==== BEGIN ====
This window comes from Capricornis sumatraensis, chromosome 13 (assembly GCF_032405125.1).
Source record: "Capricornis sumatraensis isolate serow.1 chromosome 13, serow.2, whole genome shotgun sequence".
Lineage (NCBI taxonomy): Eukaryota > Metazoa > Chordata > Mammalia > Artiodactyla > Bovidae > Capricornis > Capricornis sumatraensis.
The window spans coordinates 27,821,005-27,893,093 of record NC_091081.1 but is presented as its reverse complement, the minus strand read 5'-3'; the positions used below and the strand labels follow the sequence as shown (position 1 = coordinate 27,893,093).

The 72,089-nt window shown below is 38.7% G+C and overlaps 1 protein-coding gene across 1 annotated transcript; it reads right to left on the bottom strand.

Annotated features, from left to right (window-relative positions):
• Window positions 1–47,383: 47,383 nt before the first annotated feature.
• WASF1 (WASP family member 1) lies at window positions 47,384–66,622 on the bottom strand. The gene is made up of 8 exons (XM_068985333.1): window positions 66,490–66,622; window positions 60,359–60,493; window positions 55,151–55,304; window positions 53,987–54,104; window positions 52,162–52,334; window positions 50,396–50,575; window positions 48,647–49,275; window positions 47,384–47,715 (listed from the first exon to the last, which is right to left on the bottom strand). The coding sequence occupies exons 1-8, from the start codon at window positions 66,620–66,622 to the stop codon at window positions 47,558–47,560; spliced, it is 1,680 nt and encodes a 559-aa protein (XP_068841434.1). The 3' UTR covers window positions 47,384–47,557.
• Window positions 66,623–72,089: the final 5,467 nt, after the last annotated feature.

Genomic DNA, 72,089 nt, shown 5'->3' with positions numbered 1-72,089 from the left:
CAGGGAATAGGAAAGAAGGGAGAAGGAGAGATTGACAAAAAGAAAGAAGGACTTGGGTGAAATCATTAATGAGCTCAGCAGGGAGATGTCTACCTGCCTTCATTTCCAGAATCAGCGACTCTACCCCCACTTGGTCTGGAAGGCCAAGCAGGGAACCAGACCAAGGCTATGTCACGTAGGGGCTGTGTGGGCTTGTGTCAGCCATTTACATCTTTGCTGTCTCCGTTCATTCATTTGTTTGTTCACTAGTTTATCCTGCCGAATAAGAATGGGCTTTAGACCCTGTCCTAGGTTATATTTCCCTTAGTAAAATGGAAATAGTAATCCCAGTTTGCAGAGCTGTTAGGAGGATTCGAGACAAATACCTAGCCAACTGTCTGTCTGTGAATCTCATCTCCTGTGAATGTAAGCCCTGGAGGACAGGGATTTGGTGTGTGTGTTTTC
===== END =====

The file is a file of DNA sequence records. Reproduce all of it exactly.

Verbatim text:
This window comes from Capricornis sumatraensis, chromosome 13 (assembly GCF_032405125.1).
Source record: "Capricornis sumatraensis isolate serow.1 chromosome 13, serow.2, whole genome shotgun sequence".
Lineage (NCBI taxonomy): Eukaryota > Metazoa > Chordata > Mammalia > Artiodactyla > Bovidae > Capricornis > Capricornis sumatraensis.
The window spans coordinates 27,821,005-27,893,093 of record NC_091081.1 but is presented as its reverse complement, the minus strand read 5'-3'; the positions used below and the strand labels follow the sequence as shown (position 1 = coordinate 27,893,093).

The 72,089-nt window shown below is 38.7% G+C and overlaps 1 protein-coding gene across 1 annotated transcript; it reads right to left on the bottom strand.

Annotated features, from left to right (window-relative positions):
• Window positions 1–47,383: 47,383 nt before the first annotated feature.
• WASF1 (WASP family member 1) lies at window positions 47,384–66,622 on the bottom strand. The gene is made up of 8 exons (XM_068985333.1): window positions 66,490–66,622; window positions 60,359–60,493; window positions 55,151–55,304; window positions 53,987–54,104; window positions 52,162–52,334; window positions 50,396–50,575; window positions 48,647–49,275; window positions 47,384–47,715 (listed from the first exon to the last, which is right to left on the bottom strand). The coding sequence occupies exons 1-8, from the start codon at window positions 66,620–66,622 to the stop codon at window positions 47,558–47,560; spliced, it is 1,680 nt and encodes a 559-aa protein (XP_068841434.1). The 3' UTR covers window positions 47,384–47,557.
• Window positions 66,623–72,089: the final 5,467 nt, after the last annotated feature.

Genomic DNA, 72,089 nt, shown 5'->3' with positions numbered 1-72,089 from the left:
CAGGGAATAGGAAAGAAGGGAGAAGGAGAGATTGACAAAAAGAAAGAAGGACTTGGGTGAAATCATTAATGAGCTCAGCAGGGAGATGTCTACCTGCCTTCATTTCCAGAATCAGCGACTCTACCCCCACTTGGTCTGGAAGGCCAAGCAGGGAACCAGACCAAGGCTATGTCACGTAGGGGCTGTGTGGGCTTGTGTCAGCCATTTACATCTTTGCTGTCTCCGTTCATTCATTTGTTTGTTCACTAGTTTATCCTGCCGAATAAGAATGGGCTTTAGACCCTGTCCTAGGTTATATTTCCCTTAGTAAAATGGAAATAGTAATCCCAGTTTGCAGAGCTGTTAGGAGGATTCGAGACAAATACCTAGCCAACTGTCTGTCTGTGAATCTCATCTCCTGTGAATGTAAGCCCTGGAGGACAGGGATTTGGTGTGTGTGTTTTC